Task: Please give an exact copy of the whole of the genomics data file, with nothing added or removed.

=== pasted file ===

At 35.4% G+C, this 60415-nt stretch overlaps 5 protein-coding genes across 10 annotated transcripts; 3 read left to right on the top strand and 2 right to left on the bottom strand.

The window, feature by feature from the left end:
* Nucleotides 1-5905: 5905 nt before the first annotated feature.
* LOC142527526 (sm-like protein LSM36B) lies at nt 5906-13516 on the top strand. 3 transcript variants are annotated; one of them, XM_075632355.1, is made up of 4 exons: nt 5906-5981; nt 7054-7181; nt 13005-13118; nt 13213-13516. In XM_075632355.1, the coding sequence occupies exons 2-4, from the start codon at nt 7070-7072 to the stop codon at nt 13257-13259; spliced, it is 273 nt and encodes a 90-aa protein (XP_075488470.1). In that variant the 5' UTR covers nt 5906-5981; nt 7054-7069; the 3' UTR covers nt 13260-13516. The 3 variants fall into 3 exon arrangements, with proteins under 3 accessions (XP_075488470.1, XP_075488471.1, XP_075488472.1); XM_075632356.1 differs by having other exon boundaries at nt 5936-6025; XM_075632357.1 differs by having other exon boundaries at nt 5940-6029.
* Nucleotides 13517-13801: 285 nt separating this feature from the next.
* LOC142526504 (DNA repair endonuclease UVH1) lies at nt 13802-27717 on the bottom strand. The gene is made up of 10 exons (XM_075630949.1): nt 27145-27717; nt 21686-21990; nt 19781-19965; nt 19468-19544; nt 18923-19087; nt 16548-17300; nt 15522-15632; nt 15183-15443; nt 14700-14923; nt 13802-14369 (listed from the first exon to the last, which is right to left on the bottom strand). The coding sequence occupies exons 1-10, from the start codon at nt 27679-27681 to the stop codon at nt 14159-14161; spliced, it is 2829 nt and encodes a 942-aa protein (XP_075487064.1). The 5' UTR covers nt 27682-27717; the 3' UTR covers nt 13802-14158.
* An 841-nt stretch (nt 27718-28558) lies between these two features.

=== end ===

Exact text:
At 35.4% G+C, this 60415-nt stretch overlaps 5 protein-coding genes across 10 annotated transcripts; 3 read left to right on the top strand and 2 right to left on the bottom strand.

The window, feature by feature from the left end:
* Nucleotides 1-5905: 5905 nt before the first annotated feature.
* LOC142527526 (sm-like protein LSM36B) lies at nt 5906-13516 on the top strand. 3 transcript variants are annotated; one of them, XM_075632355.1, is made up of 4 exons: nt 5906-5981; nt 7054-7181; nt 13005-13118; nt 13213-13516. In XM_075632355.1, the coding sequence occupies exons 2-4, from the start codon at nt 7070-7072 to the stop codon at nt 13257-13259; spliced, it is 273 nt and encodes a 90-aa protein (XP_075488470.1). In that variant the 5' UTR covers nt 5906-5981; nt 7054-7069; the 3' UTR covers nt 13260-13516. The 3 variants fall into 3 exon arrangements, with proteins under 3 accessions (XP_075488470.1, XP_075488471.1, XP_075488472.1); XM_075632356.1 differs by having other exon boundaries at nt 5936-6025; XM_075632357.1 differs by having other exon boundaries at nt 5940-6029.
* Nucleotides 13517-13801: 285 nt separating this feature from the next.
* LOC142526504 (DNA repair endonuclease UVH1) lies at nt 13802-27717 on the bottom strand. The gene is made up of 10 exons (XM_075630949.1): nt 27145-27717; nt 21686-21990; nt 19781-19965; nt 19468-19544; nt 18923-19087; nt 16548-17300; nt 15522-15632; nt 15183-15443; nt 14700-14923; nt 13802-14369 (listed from the first exon to the last, which is right to left on the bottom strand). The coding sequence occupies exons 1-10, from the start codon at nt 27679-27681 to the stop codon at nt 14159-14161; spliced, it is 2829 nt and encodes a 942-aa protein (XP_075487064.1). The 5' UTR covers nt 27682-27717; the 3' UTR covers nt 13802-14158.
* An 841-nt stretch (nt 27718-28558) lies between these two features.